Watching Steven Souza | The Process Report

Watching Steven Souza

In addition to Rene Rivera, Steven Souza figures to slot into the Rays’ Opening Day lineup.

Souza, 26 in April, comes to St. Petersburg with an unusual background story. He was troubled during his early days with the Nationals, earning a suspension following a failed drug test and later getting benched for violating team rules. He’d then quit baseball after a subsequent falling out with his manager. But Souza found God, returned to the organization, and has since earned a second chance at a big-league career.

Souza might be lighter in spirit these days, but he remains a physically imposing figure (one listed at 6-foot-4, 225 pounds). At the plate he, he looks a little like Matt Joyce—hands hovering around his head, knees just outside his shoulders, feet slightly closed. From there he uses a basic leg kick as his stride, while his hands load by dropping then moving toward his back foot. Keith Law noted that Souza is inconsistent with his load, so that’s something to watch.

Something else to watch with Souza is the timing of his hips. One of the major complaints about Wil Myers during last season involved how early his hips cleared. Ideally, you’d like to see a batter’s hips clear just before his hands come through; those who thought Myers cleared too early might find that Souza clears too late. Often his hips seem to clear in concert with his hands. That means he’s going to have to time pitches well in order for the best effect, or otherwise risk whiffing or making suboptimal contact. That is, essentially, the biggest concern about his bat.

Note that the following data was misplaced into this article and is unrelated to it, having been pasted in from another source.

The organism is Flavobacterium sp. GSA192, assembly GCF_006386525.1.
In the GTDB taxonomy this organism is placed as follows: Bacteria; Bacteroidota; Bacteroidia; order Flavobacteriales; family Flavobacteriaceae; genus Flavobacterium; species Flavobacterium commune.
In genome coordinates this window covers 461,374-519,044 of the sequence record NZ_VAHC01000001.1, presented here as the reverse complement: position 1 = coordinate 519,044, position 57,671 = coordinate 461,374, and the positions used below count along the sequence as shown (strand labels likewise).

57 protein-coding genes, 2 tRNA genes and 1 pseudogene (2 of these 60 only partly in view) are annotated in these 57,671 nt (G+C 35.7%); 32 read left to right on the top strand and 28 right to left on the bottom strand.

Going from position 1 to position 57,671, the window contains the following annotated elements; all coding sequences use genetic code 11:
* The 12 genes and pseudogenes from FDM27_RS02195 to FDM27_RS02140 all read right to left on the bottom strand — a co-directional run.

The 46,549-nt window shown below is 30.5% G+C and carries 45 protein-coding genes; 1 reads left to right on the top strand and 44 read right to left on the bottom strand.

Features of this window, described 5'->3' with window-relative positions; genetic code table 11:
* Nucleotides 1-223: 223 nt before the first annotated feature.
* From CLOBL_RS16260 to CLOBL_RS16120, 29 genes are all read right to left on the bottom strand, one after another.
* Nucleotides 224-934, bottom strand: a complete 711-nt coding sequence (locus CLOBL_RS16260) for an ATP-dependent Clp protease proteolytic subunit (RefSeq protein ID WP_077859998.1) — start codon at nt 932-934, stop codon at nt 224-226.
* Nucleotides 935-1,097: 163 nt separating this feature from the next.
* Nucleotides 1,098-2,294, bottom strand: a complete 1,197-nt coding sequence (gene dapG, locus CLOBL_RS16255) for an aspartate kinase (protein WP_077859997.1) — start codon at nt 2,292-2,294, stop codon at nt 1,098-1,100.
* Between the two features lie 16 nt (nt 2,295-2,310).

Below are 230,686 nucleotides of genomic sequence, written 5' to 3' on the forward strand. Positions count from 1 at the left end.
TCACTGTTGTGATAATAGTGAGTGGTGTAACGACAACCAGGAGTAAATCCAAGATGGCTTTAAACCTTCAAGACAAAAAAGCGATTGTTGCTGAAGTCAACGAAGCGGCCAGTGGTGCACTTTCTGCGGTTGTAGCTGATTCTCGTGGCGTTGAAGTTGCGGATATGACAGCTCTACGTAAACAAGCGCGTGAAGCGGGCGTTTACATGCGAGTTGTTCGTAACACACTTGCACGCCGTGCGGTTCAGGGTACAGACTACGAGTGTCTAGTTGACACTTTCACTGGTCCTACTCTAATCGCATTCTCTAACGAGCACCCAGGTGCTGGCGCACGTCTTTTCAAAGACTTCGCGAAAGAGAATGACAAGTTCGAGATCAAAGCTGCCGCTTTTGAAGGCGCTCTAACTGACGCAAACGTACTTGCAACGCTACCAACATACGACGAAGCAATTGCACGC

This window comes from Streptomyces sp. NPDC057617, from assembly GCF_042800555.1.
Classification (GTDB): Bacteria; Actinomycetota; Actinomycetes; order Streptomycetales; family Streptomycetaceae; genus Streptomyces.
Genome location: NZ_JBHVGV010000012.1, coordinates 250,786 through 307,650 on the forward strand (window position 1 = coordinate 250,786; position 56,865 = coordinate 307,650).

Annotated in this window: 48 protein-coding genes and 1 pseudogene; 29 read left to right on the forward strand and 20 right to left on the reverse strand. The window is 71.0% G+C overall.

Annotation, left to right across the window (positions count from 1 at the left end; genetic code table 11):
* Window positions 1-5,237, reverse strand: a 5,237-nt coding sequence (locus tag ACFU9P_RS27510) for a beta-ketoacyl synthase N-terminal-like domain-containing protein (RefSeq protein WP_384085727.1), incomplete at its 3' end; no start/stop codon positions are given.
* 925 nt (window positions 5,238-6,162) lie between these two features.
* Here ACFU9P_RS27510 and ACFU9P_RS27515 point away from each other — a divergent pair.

Anyway, enough with the mechanical talk. What about his skills? Souza appeared in 21 games for the Nationals last season, mostly as a pinch-hitter. He only notched three hits, but each of them were notable in how hard they were hit. Two were home runs to deep center, and the other was a line-drive single that almost took former Marlins pitcher Dan Jennings. This was probably the most impressive of the bunch, as he waited back on a 1-1 changeup from Alex Wood before obliterating it:

Souza displayed a patient approach during his time in the majors; a good thing, since the hit-tool questions mean he’ll need to walk and bop in order to provide offensive value.

Defensively, Souza became famous after making a sprawling grab to preserve Jordan Zimmermann’s no-hitter. He plays with a high-effort level, however, the rest of his defensive game wasn’t nearly as majestic as that game-ending grab, as he made a number of mistakes and misplays that could leave him as a below-average defender. Souza does have the arm for right field, so it’s possible the Rays play him out there anyway; it’s not as though Myers was a whole lot better. It’s also possible that Souza sees time at DH and perhaps even first base, though that’s just conjecture.

Overall, Souza lacks the star ceiling of Myers. He could become a useful everyday player—perhaps a bit more, if he lives up to what projection systems expect from him—based on the strength of his on-base skills and raw power. Still, there are flaws evident in his swing and game that could limit him to role-player status. The Rays clearly think Souza will be more of the former than the latter, and let’s hope they’re right—if only to give his redemption story a better ending.

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